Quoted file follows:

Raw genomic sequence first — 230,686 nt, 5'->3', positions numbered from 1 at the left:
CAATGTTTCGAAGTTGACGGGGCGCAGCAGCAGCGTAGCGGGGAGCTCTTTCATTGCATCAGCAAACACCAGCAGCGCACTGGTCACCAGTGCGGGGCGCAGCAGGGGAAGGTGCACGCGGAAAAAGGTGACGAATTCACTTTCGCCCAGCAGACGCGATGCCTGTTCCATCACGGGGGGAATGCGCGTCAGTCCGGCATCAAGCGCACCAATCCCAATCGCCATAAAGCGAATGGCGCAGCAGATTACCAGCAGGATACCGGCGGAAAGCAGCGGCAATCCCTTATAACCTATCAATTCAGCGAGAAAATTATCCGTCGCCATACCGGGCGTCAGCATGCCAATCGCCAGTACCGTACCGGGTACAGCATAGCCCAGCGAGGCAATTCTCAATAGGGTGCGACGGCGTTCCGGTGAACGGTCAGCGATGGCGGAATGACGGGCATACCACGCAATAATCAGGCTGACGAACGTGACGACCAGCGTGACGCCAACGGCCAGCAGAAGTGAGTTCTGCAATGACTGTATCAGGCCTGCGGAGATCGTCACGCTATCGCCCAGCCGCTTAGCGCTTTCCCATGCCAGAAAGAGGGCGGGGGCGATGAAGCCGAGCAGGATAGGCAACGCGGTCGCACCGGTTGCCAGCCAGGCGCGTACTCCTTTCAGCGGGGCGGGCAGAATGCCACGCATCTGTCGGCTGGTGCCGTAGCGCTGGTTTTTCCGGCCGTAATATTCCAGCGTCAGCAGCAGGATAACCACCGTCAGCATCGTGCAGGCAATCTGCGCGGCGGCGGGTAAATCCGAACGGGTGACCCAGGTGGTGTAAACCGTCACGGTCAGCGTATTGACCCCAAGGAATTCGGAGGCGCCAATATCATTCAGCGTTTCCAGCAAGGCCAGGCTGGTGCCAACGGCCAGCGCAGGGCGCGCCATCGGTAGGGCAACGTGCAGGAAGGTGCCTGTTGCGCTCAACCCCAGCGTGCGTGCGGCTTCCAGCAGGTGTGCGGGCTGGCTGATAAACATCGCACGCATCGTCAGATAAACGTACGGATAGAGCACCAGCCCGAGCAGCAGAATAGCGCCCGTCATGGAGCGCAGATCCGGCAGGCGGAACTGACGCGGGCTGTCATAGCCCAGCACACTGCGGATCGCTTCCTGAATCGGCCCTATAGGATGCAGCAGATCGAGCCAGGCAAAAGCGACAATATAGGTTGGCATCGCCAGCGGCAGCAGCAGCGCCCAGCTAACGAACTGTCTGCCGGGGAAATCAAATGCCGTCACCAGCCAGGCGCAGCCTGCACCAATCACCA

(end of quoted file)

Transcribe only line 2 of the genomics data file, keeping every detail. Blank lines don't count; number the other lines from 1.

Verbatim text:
CAATGTTTCGAAGTTGACGGGGCGCAGCAGCAGCGTAGCGGGGAGCTCTTTCATTGCATCAGCAAACACCAGCAGCGCACTGGTCACCAGTGCGGGGCGCAGCAGGGGAAGGTGCACGCGGAAAAAGGTGACGAATTCACTTTCGCCCAGCAGACGCGATGCCTGTTCCATCACGGGGGGAATGCGCGTCAGTCCGGCATCAAGCGCACCAATCCCAATCGCCATAAAGCGAATGGCGCAGCAGATTACCAGCAGGATACCGGCGGAAAGCAGCGGCAATCCCTTATAACCTATCAATTCAGCGAGAAAATTATCCGTCGCCATACCGGGCGTCAGCATGCCAATCGCCAGTACCGTACCGGGTACAGCATAGCCCAGCGAGGCAATTCTCAATAGGGTGCGACGGCGTTCCGGTGAACGGTCAGCGATGGCGGAATGACGGGCATACCACGCAATAATCAGGCTGACGAACGTGACGACCAGCGTGACGCCAACGGCCAGCAGAAGTGAGTTCTGCAATGACTGTATCAGGCCTGCGGAGATCGTCACGCTATCGCCCAGCCGCTTAGCGCTTTCCCATGCCAGAAAGAGGGCGGGGGCGATGAAGCCGAGCAGGATAGGCAACGCGGTCGCACCGGTTGCCAGCCAGGCGCGTACTCCTTTCAGCGGGGCGGGCAGAATGCCACGCATCTGTCGGCTGGTGCCGTAGCGCTGGTTTTTCCGGCCGTAATATTCCAGCGTCAGCAGCAGGATAACCACCGTCAGCATCGTGCAGGCAATCTGCGCGGCGGCGGGTAAATCCGAACGGGTGACCCAGGTGGTGTAAACCGTCACGGTCAGCGTATTGACCCCAAGGAATTCGGAGGCGCCAATATCATTCAGCGTTTCCAGCAAGGCCAGGCTGGTGCCAACGGCCAGCGCAGGGCGCGCCATCGGTAGGGCAACGTGCAGGAAGGTGCCTGTTGCGCTCAACCCCAGCGTGCGTGCGGCTTCCAGCAGGTGTGCGGGCTGGCTGATAAACATCGCACGCATCGTCAGATAAACGTACGGATAGAGCACCAGCCCGAGCAGCAGAATAGCGCCCGTCATGGAGCGCAGATCCGGCAGGCGGAACTGACGCGGGCTGTCATAGCCCAGCACACTGCGGATCGCTTCCTGAATCGGCCCTATAGGATGCAGCAGATCGAGCCAGGCAAAAGCGACAATATAGGTTGGCATCGCCAGCGGCAGCAGCAGCGCCCAGCTAACGAACTGTCTGCCGGGGAAATCAAATGCCGTCACCAGCCAGGCGCAGCCTGCACCAATCACCA